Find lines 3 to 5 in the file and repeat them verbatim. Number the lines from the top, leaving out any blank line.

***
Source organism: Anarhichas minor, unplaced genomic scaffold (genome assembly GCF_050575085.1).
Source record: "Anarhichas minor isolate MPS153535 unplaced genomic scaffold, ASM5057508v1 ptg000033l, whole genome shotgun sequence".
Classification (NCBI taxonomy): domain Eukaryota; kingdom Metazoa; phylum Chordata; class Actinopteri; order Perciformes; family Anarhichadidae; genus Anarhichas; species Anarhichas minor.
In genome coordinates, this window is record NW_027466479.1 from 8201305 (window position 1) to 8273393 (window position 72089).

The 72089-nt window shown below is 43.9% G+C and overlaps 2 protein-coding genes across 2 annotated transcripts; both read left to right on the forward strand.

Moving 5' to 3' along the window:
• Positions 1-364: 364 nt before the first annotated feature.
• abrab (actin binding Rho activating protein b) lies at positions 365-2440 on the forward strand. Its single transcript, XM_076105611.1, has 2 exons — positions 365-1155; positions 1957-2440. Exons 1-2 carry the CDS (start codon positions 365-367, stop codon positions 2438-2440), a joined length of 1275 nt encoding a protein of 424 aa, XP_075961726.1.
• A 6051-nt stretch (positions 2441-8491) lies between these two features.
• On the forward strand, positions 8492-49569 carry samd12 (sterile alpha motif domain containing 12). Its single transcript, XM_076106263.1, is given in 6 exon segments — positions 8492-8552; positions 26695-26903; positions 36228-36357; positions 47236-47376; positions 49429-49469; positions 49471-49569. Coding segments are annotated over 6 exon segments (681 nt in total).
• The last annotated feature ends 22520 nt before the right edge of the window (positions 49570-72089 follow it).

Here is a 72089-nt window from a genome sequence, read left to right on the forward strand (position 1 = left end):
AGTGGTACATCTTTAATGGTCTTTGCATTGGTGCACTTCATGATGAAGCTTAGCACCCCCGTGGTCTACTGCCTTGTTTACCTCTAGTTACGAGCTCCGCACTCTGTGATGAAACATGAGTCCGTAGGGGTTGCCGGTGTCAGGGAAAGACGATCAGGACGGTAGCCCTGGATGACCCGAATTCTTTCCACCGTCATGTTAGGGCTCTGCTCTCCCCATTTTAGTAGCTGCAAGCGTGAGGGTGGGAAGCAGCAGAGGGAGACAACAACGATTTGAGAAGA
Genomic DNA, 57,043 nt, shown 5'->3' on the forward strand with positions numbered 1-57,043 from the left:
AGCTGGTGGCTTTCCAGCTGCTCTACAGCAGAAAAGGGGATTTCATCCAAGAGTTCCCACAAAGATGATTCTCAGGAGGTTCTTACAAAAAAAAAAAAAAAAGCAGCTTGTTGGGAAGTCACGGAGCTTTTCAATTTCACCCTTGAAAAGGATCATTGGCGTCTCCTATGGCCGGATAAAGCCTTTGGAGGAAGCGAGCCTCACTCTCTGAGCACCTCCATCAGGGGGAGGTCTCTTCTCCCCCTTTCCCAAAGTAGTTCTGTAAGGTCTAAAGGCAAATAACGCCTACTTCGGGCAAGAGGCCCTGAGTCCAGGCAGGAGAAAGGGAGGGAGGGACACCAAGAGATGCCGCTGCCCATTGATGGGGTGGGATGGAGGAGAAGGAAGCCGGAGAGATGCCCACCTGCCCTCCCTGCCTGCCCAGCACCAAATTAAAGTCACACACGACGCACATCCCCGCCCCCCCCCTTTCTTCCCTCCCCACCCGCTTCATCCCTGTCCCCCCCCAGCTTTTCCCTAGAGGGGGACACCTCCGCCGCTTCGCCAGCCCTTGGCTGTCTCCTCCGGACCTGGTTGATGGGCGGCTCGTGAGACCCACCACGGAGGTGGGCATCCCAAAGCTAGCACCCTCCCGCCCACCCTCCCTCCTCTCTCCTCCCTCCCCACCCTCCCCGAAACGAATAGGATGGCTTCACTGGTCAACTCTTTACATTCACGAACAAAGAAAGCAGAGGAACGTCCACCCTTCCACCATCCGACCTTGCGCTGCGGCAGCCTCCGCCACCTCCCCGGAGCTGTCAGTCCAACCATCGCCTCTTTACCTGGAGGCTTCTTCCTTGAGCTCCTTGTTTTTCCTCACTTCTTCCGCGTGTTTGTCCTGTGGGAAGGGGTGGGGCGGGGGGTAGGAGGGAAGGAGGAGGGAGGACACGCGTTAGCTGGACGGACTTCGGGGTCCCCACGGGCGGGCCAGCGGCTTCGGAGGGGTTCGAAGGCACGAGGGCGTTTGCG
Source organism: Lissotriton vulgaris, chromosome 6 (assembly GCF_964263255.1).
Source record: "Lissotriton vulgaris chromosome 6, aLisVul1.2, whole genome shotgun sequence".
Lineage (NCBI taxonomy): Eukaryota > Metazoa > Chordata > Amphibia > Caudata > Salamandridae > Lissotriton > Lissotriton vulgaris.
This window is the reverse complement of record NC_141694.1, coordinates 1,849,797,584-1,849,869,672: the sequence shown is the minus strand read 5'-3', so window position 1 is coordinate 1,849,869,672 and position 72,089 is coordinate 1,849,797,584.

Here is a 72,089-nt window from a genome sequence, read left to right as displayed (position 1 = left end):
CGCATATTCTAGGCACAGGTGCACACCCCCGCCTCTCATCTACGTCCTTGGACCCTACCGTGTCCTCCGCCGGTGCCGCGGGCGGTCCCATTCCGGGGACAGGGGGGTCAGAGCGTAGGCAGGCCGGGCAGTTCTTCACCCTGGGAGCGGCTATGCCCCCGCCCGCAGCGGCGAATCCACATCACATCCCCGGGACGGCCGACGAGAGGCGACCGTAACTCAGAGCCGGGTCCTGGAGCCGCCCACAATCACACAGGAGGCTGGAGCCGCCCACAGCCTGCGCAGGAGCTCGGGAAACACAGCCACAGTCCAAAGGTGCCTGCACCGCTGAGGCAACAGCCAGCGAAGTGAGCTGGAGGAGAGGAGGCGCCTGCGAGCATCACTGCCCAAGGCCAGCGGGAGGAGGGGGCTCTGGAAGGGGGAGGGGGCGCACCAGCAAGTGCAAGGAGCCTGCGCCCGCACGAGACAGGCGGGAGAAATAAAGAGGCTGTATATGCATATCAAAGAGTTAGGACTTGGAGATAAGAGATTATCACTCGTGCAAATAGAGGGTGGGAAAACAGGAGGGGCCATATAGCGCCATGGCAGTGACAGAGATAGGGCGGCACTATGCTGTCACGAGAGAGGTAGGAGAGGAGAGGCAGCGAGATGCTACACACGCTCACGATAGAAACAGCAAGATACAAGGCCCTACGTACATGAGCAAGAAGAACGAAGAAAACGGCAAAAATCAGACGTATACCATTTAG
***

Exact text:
Classification (NCBI taxonomy): domain Eukaryota; kingdom Metazoa; phylum Chordata; class Actinopteri; order Perciformes; family Anarhichadidae; genus Anarhichas; species Anarhichas minor.
In genome coordinates, this window is record NW_027466479.1 from 8201305 (window position 1) to 8273393 (window position 72089).

The 72089-nt window shown below is 43.9% G+C and overlaps 2 protein-coding genes across 2 annotated transcripts; both read left to right on the forward strand.